I'll talk about a couple of graph properties that appear in A Course in Combinatorics as problems in the first chapter. Solving each of them was a rewarding experience for me. Knowing the answer will not make you feel good, but solving them might; unless they are too easy or too hard for you. So if you want to have a good week read the problems and then start working :)
girthof a graph is the smallest length of its polygons (cycles). Show that for all
d=1..a graph with girth 5 and whose vertices have degree at least
dhas at least
- Show that a finite simple graph has at least two vertices with the same degree.
- A graph has the property that for all pairs of vertices there is exactly one vertex joined to both vertices of the pair. Show that non-adjacent vertices have the same degree.
Now stop reading.
The first problem made me wonder what is so special about number 5. Now I know but, curiously, wondering about it didn't help solve the problem. What helped was looking at the neighbors of a vertex. Consider all nodes that can be reached in at most two steps from a certain vertex. Clearly, different paths lead to distinct nodes for otherwise we would have found a polygon of size less than 5. The number of paths of length 1 is at least
d and the number of paths of length 2 is at least
d(d-1). Therefore there are at least
1+d+d(d-1) vertices. In fact we can easily generalize this by considering odd girths
The second problem. I liked this one because of the simple way it is stated. Now I love it because of the simple way it can be solved. As usual I had quite a few false starts while trying to solve it. They were all too complicated. I should learn from this. If the solution I'm constructing starts to look too complicated then I'm on the wrong path. But let's get back to the problem. A simple graph is one with no loops and no parallel edges. The degree of a vertex is one of 0, 1, ..., N-1, where N is the number of vertices. These are exactly N possibilities and if we want to build a graph for which all degrees are distinct we must use all these values. On the other hand it is quite impossible to have in the same graph a vertex with degree 0 and one with degree N-1.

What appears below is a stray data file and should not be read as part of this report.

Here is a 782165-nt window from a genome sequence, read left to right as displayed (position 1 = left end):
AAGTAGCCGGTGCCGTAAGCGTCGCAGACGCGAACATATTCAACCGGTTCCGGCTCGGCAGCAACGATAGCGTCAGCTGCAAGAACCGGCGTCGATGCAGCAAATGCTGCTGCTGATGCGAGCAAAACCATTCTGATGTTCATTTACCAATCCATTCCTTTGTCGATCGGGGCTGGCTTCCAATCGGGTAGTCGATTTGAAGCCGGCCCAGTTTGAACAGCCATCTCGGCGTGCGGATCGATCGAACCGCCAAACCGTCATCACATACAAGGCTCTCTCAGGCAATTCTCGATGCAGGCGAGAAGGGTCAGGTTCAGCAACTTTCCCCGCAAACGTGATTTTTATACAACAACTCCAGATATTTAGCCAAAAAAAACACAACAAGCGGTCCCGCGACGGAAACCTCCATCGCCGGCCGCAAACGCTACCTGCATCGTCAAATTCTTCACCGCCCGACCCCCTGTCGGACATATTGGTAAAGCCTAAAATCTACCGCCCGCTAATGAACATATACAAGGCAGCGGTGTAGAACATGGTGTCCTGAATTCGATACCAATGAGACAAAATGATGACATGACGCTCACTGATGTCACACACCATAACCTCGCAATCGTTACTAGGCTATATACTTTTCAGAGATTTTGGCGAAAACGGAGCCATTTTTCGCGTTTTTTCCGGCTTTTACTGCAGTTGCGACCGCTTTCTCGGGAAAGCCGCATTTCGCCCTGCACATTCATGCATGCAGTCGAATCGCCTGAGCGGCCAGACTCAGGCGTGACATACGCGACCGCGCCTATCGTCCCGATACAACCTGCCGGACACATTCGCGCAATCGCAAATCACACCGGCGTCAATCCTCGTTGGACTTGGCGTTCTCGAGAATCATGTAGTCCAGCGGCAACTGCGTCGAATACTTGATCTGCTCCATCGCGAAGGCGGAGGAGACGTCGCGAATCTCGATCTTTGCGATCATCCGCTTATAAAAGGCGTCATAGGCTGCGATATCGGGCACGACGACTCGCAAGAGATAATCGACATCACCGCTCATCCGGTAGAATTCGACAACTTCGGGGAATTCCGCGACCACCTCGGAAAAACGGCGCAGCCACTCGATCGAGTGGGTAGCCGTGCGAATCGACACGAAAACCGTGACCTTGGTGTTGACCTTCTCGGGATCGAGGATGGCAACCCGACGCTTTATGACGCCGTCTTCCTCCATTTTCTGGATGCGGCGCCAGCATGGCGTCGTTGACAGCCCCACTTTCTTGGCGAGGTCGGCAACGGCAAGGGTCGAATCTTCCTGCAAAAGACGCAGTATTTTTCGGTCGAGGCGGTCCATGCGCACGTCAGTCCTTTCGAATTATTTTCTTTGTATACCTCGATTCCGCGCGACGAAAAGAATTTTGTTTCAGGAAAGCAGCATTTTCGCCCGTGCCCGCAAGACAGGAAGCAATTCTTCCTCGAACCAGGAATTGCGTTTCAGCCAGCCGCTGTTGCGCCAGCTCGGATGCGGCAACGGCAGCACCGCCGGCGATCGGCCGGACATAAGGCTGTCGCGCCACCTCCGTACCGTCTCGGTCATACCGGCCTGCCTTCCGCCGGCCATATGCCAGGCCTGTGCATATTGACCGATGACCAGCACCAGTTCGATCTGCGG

Now the last problem. This one I solved while having tea with my girlfriend. In fact I have used paper sparingly for the other problems as well. Sometimes even paper drives you away from the solution by allowing you and therefore encouraging you to try complicated approaches. A computer is simply evil for tackling such problems. We can learn from this. Even for truly complicated problems for which a computer
We need to better understand what the hypothesis tell us about the neighborhood of a vertex V. Look at pairs formed by V with one of its neighbors: the common vertex will also be one of V's neighbors. Therefore V's neighbors come in (joined) couples. Here is the first fact we have found about the graph: all degrees are even.
Now we can attack the conclusion. Consider a pair of non-adjacent vertices (A, B). We will refer to the common vertex of this pair by the letter C. The A's neighbor that is coupled with C is baptized CA, and similarly we baptize vertex CB. The name NA denotes a neighbor of A that is different from C and CA and similarly NB denotes a neighbor of B different from C and CB. Now consider (NA, B) pairs. Their common vertex must be an NB vertex (why are C and CB not possible?). Therefore each NA is joined with exactly one NB. Because of symmetry each NB is also joined with exactly one NA. We are done: the number of NA vertices must equal the number of NB vertices.